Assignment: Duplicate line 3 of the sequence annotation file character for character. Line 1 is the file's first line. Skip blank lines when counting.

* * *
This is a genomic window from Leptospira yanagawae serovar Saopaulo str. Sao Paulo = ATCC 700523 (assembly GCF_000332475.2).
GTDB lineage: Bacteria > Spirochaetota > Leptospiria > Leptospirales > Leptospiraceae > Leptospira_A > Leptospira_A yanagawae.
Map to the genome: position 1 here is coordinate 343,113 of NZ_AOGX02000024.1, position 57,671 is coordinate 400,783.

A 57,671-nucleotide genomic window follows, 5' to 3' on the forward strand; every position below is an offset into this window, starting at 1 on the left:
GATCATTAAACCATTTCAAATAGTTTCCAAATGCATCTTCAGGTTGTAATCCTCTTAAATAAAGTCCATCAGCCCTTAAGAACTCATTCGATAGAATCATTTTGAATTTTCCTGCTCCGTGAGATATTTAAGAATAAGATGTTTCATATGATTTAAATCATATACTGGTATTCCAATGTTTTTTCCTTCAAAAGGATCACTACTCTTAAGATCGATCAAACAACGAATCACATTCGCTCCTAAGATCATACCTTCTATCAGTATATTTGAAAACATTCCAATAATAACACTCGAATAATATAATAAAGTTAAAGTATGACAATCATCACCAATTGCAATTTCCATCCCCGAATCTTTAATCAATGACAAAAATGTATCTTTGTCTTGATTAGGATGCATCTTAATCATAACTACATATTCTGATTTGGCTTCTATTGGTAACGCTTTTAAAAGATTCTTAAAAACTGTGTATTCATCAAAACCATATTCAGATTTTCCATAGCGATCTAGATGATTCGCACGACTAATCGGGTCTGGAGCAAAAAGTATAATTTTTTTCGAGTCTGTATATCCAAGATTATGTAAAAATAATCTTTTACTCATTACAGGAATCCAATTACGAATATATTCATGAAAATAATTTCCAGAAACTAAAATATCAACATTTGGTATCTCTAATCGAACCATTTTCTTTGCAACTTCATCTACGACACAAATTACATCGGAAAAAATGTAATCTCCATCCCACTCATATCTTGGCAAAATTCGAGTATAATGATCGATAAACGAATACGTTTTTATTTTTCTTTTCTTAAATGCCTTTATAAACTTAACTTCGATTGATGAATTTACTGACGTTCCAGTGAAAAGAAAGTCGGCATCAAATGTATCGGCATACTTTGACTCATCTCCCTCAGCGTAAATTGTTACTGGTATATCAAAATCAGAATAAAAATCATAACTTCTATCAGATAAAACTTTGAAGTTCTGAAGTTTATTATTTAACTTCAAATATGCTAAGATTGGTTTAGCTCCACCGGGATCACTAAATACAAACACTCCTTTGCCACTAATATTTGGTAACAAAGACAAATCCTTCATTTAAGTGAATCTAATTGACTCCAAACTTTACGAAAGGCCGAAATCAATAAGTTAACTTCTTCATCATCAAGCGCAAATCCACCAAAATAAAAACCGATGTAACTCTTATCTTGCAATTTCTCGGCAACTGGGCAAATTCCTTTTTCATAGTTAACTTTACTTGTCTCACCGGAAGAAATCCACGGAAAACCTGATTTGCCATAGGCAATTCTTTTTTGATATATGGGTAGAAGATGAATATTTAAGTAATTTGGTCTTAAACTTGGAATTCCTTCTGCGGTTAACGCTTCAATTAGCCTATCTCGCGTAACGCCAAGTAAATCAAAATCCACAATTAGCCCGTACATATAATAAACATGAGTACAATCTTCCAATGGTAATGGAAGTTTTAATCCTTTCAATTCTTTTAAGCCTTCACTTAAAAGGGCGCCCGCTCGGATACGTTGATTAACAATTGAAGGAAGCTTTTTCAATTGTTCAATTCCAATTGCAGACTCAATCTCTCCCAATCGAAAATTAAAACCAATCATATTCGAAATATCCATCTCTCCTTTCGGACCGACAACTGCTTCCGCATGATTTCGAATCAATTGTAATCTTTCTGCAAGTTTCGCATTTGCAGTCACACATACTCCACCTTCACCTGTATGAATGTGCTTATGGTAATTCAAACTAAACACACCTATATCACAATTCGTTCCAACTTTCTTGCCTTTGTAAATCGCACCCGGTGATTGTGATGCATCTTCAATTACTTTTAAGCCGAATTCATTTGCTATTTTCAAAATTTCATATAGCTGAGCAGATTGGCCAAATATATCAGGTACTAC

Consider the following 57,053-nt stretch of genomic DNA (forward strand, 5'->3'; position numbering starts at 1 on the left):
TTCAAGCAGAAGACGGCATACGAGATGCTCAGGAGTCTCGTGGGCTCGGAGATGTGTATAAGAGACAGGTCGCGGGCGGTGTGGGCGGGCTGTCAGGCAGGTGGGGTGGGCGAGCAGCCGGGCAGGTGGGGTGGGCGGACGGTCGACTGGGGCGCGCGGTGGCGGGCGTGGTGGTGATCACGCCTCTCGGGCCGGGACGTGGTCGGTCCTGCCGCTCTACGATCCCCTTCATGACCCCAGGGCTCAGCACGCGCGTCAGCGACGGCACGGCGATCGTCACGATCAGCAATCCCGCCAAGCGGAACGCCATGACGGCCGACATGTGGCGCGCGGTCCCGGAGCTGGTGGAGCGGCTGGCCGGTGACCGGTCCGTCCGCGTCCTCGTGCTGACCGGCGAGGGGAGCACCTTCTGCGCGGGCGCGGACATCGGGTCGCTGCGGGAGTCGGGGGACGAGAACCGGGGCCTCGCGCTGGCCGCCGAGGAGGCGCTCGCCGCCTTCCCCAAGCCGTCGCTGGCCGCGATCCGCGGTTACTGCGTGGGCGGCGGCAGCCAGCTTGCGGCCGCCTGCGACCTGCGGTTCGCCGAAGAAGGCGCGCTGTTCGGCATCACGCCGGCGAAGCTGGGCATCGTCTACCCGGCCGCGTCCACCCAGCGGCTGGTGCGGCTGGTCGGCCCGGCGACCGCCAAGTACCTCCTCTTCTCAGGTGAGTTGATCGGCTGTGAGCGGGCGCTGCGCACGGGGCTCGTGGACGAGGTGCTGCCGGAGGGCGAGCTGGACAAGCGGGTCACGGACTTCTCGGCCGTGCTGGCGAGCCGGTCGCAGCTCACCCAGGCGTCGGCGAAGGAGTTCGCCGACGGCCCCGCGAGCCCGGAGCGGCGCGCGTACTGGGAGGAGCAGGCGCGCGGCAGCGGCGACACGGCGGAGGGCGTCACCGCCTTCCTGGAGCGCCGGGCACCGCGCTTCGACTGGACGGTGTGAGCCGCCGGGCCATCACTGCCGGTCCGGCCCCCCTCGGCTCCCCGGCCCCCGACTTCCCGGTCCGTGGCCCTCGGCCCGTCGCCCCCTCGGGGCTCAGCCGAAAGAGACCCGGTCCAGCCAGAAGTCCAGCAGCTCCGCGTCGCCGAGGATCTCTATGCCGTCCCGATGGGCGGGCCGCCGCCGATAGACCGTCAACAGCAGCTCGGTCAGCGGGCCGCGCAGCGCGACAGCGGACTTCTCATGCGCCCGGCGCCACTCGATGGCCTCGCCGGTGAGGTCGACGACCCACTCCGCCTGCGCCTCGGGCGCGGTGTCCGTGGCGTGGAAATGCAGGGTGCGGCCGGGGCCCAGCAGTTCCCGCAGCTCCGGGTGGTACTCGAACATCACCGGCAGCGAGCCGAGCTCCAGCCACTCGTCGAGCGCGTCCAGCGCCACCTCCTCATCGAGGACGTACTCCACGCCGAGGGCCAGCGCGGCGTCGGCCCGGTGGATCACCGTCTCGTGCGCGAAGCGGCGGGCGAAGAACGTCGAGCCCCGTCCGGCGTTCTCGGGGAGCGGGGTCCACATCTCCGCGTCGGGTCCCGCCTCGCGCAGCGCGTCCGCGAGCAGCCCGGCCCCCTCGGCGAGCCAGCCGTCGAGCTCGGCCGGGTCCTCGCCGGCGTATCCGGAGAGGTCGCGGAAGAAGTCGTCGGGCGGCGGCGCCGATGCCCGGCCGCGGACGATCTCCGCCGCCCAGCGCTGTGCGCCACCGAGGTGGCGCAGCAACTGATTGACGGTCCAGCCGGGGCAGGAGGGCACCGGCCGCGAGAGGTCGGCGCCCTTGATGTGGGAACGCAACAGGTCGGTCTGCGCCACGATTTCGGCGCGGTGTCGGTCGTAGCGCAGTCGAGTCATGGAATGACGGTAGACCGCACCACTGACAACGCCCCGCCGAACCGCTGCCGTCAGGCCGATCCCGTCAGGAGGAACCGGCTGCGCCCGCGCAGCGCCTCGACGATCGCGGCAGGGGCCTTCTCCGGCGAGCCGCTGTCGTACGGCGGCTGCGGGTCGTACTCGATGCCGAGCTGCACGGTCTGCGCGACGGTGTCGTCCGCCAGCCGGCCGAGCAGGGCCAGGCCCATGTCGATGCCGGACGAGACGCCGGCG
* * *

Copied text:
Map to the genome: position 1 here is coordinate 343,113 of NZ_AOGX02000024.1, position 57,671 is coordinate 400,783.